The patient's clinical presentation, neuroimaging studies and laboratory investigations were consistent with a diagnosis of XALD, cerebral phenotype. Genetic testing confirmed the diagnosis by demonstrating a hemizygous frameshift mutation in the ABCD1 gene (ATP-binding cassette, sub-family D, member 1).
The patient's psychiatric symptoms were treated with quetiapine at a dose of 100 mg at bedtime, olanzapine at a dose of 2.5 mg daily, escitalopram at a dose of 10 mg at bedtime, benztropine at a dose of 0.5 mg twice a day, and nicotine patch at a dose of 14 mg transdermal daily. The patient was also referred to an endocrinologist and a urologist. His medical comorbidities were treated with desmopressin at a dose of 10 mcg via nasal spray twice a day, prednisone at a dose of 5 mg twice a day (added for suboptimal adrenal function), tamsulosin at a dose of 0.4 mg twice a day, atorvastatin at a dose of 20 mg at bedtime, megesterol at a dose of 400 mg daily, fish oil at a dose of 1,000 mg twice a day, thiamine at a dose of 100 mg daily, and vitamin D3 at a dose of 1,000 units daily. He was placed on a high-calorie diet and started on physical therapy.
The primary care practitioner for the patient's mother was informed of his genetic disorder and there was a discussion on the appropriate screening of the family members.
The patient's cognitive and motor functioning continued to decline. He had an epileptic seizure associated with an acute intracerebral hemorrhage that was the proximate cause of his death about 1 year after admission to our facility.
Based on newborn screening1 for XALD in the United States, its incidence has been estimated to be about 1 in 15,000.2,3 XALD is a hereditary disorder involving a mutation in the ABCD1 gene4 that results in impairment of beta-oxidation of VLCFAs within the peroxisomes,5 leading to their accumulation in the body.6 The nervous system, adrenal cortex, and the testes are predominantly affected in XALD, which may present with various combinations of neuropsychiatric symptoms and adrenal and gonadal insufficiencies.7,8 Family history may be significant for multiple sclerosis as this is a frequent misdiagnosis for XALD.8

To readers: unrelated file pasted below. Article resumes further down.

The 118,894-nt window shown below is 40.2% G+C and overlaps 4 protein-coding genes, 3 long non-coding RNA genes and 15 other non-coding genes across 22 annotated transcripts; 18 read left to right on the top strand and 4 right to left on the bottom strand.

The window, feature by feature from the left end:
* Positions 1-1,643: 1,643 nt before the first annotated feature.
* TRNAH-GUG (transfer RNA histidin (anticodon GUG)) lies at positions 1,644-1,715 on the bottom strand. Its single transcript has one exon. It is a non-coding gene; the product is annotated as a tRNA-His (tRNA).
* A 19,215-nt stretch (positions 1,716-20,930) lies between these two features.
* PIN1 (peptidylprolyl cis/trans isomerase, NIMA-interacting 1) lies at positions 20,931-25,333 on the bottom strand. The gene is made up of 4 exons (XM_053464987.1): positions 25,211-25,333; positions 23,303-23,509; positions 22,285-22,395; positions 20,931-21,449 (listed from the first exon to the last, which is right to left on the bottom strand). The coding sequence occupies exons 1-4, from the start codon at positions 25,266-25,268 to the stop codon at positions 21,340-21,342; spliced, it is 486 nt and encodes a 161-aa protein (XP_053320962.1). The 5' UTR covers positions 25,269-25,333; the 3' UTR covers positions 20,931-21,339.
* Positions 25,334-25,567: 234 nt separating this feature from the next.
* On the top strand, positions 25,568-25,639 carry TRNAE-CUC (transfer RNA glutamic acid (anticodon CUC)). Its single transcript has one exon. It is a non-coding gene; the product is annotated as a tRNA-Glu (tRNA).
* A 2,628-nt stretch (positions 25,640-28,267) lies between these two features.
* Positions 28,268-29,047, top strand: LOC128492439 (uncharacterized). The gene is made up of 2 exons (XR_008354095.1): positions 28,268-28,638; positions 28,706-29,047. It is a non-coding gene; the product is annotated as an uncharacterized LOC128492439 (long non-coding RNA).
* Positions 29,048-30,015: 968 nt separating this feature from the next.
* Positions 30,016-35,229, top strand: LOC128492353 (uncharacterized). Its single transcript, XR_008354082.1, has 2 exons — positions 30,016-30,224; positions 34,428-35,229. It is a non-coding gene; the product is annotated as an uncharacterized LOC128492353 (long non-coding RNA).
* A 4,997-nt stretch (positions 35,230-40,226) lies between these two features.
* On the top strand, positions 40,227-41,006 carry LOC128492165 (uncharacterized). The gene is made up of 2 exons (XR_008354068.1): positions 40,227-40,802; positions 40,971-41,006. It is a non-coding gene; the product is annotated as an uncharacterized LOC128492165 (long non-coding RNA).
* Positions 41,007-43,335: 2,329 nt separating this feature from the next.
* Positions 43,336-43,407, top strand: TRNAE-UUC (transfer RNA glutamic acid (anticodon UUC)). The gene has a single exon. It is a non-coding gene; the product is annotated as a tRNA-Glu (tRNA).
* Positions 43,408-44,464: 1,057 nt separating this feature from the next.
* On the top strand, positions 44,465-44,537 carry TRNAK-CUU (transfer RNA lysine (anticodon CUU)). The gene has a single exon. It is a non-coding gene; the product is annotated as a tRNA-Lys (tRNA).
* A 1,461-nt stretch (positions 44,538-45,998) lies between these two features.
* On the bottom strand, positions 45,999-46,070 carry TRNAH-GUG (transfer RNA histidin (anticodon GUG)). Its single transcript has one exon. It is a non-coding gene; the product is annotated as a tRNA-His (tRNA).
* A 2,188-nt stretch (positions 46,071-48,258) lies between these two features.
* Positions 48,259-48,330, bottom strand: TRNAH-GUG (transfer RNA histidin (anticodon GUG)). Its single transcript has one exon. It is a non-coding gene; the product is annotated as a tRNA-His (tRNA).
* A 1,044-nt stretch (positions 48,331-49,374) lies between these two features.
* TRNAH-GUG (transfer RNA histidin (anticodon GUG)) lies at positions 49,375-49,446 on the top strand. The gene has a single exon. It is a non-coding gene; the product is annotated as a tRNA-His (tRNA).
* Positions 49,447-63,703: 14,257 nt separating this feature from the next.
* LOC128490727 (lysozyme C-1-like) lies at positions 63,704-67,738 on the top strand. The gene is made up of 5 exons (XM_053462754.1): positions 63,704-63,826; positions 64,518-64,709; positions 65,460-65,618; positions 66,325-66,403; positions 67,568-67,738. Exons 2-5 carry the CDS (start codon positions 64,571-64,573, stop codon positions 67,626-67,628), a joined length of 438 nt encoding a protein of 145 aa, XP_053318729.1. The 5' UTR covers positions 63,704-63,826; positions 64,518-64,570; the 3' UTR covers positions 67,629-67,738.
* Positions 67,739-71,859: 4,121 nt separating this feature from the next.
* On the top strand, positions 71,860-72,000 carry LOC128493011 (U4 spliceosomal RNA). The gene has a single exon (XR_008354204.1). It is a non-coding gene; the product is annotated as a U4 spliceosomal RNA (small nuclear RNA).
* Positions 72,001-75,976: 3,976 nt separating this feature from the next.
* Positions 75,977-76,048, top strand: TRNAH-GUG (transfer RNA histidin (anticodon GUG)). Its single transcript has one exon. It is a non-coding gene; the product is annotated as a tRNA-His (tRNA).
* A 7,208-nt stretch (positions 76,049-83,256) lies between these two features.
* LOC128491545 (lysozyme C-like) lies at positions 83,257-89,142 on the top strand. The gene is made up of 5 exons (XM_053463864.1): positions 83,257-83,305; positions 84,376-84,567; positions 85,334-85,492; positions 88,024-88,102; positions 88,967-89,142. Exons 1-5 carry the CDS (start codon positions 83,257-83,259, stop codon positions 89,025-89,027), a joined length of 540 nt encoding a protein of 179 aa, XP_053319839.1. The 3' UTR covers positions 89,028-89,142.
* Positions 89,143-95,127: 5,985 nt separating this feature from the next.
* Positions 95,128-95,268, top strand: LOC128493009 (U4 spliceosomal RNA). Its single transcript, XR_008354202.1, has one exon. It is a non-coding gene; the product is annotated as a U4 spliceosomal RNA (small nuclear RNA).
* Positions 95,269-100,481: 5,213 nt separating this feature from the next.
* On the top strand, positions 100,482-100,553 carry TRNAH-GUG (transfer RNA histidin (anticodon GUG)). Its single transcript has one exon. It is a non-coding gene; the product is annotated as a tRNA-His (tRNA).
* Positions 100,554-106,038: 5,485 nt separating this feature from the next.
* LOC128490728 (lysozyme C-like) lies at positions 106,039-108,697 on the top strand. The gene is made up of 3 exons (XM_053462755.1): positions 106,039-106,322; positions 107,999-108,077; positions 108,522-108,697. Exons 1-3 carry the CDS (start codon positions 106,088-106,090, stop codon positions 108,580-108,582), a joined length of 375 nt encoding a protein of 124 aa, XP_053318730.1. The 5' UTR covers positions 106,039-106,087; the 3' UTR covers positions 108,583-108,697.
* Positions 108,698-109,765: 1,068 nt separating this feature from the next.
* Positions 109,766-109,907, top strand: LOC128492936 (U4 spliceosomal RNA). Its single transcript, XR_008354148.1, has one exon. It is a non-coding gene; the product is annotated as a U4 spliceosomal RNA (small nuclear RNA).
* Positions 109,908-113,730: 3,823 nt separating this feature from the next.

XALD has been reported to have seven different phenotypes among affected males and five different phenotypes among heterozygous females.8 The adult-onset cerebral phenotype of XALD manifests in about 2% to 5% of patients with XALD.9 Cerebral involvement occurs commonly and can initially present with psychiatric symptomatology,9,10 which can be misinterpreted as mania,11 schizophrenia,12 or attention-deficit/hyperactivity disorder,9,13 thereby creating a diagnostic dilemma for a psychiatrist. In patients with adrenomyeloneuropathy, a phenotype in affected males that develops in the adult-onset cerebral phenotype of XALD, hair is frequently scarce and thin with balding occurring prematurely.9
MRI of the brain in XALD with cerebral manifestations most commonly reveals white matter involvement in temporal lobes, parieto-occipital lobes, corpus callosum, frontal lobes, cerebellum, and in visual and auditory pathways.10 VLCFA build-up in XALD results in disruption in the function of cell membranes,8 oxidative stress, impaired mitochondrial function, and increased inflammation, ultimately leading to cell death and demyelination.14 In almost all XALD patients with cerebral involvement, rapid demyelination occurs along with the development of epilepsy, dysarthria, spastic paresis, sensory agnosia, and dysphagia. Once this process begins to occur it leads to a vegetative state in a few years or to death in about 4 years.8,9